Hugh and I: A love story.

I was 11 years old. In the clutches of puberty. Boys were starting to look like more than worthy playmates. Everything hurt.  Then, I discovered a book by chance in the library.

It was an encyclopedia about x-men.

I was enamored. I became obsessed with x-men. I bought comics for the first time ever. I went to the store with my little allowance and bought both movies.

I was watching them, innocently enjoying the fight scenes and the social comment, and then I saw him.

The most beautiful man I had ever seen.



My little mind was blown open as hormones I didn’t understand flooded my brain. I was hopelessly naïve then, and hadn’t the first clue about reproduction, but I wanted to kiss that man senseless. I watched the x-men movies over and over, and devoured the behind the scenes features. The more I watched Hugh Jackman, the more my feelings grew from a simple pre-lust to full on love. Or whatever the twelve year old equivalent of that is.

He was funny, he was Australian, and he was so kind. He could dance (this was very important to me) He was articulate and beautiful and very, very married.


And it was then that I knew heartache for the first time.

However, the fact that he was married and the fact that he was old enough to be my father did not deter me. I was head over heels in love with Hugh Jackman, and I still am.


Some fun facts about Hugh: he owns a tea shop. He had a one man Broadway show. He visits hospitals in cities he’s filming in. his eye colour is hazel, and he was born in 1968. He’s 6’1. He’s a Libra. He apologised to his fans on twitter and Facebook for not posting much, and proceeded to post more after that.

I don’t actually know Hugh, but I feel like I do. I’ve seen enough pictures of him in various stages of undress, after all. Not intentionally. Most of the time.

I’ve even had boyfriends get jealous of my love for Hugh.

Hugh and I are very alike. We both love little dogs. We both share the same sign. We both enjoy volunteering in hospitals. Our parents are accountants. We both have hazel eyes (his are almost as beautiful as mine). I like tea.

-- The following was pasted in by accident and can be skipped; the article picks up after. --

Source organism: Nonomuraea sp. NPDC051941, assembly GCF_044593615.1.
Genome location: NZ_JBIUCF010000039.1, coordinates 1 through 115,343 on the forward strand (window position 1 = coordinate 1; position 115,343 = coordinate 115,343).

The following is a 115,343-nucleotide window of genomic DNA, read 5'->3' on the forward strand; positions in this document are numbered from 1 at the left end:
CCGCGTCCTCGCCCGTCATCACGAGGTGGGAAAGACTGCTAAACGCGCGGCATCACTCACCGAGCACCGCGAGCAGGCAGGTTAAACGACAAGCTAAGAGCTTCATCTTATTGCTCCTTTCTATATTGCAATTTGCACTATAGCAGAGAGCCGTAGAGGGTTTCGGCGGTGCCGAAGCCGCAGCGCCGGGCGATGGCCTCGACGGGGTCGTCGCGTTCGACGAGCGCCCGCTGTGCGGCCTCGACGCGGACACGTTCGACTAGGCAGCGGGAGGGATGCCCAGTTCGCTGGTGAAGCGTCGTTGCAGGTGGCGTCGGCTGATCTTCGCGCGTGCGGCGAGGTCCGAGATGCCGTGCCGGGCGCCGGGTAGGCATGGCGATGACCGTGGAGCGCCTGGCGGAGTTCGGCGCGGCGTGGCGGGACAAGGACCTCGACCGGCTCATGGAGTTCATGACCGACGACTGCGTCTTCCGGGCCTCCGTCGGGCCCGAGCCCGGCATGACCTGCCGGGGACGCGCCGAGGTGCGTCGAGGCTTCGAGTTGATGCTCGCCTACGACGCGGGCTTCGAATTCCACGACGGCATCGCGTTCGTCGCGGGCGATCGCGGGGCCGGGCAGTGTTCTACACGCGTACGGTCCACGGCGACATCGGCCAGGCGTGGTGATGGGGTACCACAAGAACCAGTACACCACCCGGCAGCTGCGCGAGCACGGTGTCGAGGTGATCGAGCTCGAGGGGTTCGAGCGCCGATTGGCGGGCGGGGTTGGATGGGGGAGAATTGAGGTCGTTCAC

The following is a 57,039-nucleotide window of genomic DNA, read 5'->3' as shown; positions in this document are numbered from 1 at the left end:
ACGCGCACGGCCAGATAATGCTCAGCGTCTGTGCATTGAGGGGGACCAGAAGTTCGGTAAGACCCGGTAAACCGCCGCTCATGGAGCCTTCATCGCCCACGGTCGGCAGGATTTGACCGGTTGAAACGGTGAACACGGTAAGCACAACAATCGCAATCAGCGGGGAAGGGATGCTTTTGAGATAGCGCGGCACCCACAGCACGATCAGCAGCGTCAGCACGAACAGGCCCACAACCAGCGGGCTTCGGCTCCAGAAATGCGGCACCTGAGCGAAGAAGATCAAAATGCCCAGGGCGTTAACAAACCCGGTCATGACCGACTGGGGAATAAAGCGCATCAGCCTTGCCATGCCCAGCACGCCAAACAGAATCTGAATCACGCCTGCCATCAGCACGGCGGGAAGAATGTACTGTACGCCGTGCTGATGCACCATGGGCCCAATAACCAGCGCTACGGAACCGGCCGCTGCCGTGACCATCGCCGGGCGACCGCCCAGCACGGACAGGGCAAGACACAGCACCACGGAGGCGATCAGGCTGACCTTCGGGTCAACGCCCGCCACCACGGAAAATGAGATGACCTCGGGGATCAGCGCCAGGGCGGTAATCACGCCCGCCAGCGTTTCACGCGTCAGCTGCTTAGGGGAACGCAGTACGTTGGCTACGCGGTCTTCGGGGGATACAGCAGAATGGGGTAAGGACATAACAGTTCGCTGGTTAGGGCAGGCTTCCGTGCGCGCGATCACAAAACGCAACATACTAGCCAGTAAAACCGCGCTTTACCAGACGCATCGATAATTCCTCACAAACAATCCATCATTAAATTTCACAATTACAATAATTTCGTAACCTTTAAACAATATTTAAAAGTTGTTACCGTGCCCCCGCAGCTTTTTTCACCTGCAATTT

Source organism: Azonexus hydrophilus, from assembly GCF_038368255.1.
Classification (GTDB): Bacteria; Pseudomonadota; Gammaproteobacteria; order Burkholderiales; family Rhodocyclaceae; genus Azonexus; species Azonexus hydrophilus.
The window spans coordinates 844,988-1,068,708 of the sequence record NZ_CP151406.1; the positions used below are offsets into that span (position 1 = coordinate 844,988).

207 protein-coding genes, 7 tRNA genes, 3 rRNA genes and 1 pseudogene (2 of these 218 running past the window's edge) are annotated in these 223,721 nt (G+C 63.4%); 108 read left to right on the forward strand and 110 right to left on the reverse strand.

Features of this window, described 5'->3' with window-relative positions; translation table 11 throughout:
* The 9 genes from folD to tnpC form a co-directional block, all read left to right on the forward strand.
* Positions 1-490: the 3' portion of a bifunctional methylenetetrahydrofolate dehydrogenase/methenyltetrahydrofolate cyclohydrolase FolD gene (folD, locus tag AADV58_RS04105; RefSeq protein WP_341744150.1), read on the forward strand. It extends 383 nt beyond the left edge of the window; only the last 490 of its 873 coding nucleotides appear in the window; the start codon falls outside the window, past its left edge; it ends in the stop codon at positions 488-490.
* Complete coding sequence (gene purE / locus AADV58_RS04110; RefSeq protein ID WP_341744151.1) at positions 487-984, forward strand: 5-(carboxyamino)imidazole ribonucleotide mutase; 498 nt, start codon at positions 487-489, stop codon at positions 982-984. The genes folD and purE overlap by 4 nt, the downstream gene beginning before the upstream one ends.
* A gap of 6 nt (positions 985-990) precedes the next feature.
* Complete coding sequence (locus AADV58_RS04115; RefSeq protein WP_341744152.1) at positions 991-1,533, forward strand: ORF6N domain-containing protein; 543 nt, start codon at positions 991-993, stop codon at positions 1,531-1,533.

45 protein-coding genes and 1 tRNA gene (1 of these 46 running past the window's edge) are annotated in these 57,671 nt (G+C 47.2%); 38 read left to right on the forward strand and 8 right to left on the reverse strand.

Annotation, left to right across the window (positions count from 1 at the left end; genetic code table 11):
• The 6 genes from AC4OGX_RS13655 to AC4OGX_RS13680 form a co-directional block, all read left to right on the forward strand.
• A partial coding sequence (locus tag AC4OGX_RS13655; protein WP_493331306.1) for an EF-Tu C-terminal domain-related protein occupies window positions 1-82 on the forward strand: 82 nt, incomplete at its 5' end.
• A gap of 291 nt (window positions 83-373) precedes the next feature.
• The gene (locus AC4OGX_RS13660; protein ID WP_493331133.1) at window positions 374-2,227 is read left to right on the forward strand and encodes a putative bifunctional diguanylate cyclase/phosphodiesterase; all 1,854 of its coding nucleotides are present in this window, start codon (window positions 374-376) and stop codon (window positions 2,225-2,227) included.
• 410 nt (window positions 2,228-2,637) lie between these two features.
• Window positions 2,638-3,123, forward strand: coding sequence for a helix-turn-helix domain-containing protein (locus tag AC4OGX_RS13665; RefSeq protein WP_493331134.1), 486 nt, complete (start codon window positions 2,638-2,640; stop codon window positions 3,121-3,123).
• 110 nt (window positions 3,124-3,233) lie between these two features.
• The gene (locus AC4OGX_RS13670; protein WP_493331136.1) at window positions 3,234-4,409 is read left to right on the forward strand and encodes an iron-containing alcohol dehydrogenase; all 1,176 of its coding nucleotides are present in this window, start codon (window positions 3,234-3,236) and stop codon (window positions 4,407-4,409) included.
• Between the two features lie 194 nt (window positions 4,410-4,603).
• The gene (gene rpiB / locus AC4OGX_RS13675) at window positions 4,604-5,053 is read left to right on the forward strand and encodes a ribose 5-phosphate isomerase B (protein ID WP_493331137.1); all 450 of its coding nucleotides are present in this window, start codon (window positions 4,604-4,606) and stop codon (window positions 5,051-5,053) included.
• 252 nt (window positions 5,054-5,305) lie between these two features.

When it was announced that Hugh had skin cancer, my heart broke into a million pieces. It came on the heels of my grandfather dying of cancer. I was devastated. I realised after his death that one can’t keep their feelings inside forever. One must learn to share their feelings now, before it’s too late. Hugh has long since recovered, of course, but the idea of writing him a fan  letter turned over and over in my head.

So I wound up writing a letter to Hugh, but I decided that I had to share my love! Everyone must know of the greatness of this man (and my insanity).

If Hugh Jackman is reading this, I have this to say to you; Hugh, marry me. I’m good with being a 2nd wife and cleaning the house.

For everyone else: please don’t call the cops. I swear I’m not a stalker. A bit deluded, maybe. One day this will probably fade, but for now? I’m sharing my first experience with love, lust and tea shops.


Writer’s block: Let it come.

Ladies and gentlemen, I had been working on a spectacular post about Magneto for this Friday. I had been working on this post for about two weeks. I had a burst of creativity early this morning, and I thought I’d have it up today.

Then, it just stopped.

I was angry. I was upset. I couldn’t believe that my creative energy had just left as quickly as it came.

Then, I let it go.

Like a Disney song.


As a writer, you see many posts about how to beat writer’s block or how to deal with it. I never thought I’d be writing one of these things. I thought, in my vast pretentiousness, that I was better than that.

The problem is that there is no one way to deal with writer’s block, and anyone who tells you otherwise is wrong. This post is about how I deal with it. Take that at your discretion.

I dealt with it by letting it go. If the creative juices stop, that means that I’m not really ready to write at that point. Maybe I have something else going on it my mind that needs my attention. Maybe I’m hungry. Maybe I can’t say what I need to say.

There’s no magic secret, no super technique. I just trust in my mind and my heart.

Though, in retrospect, I probably picked that attitude up from years and years of Disney.


God bless,

Kelsey J.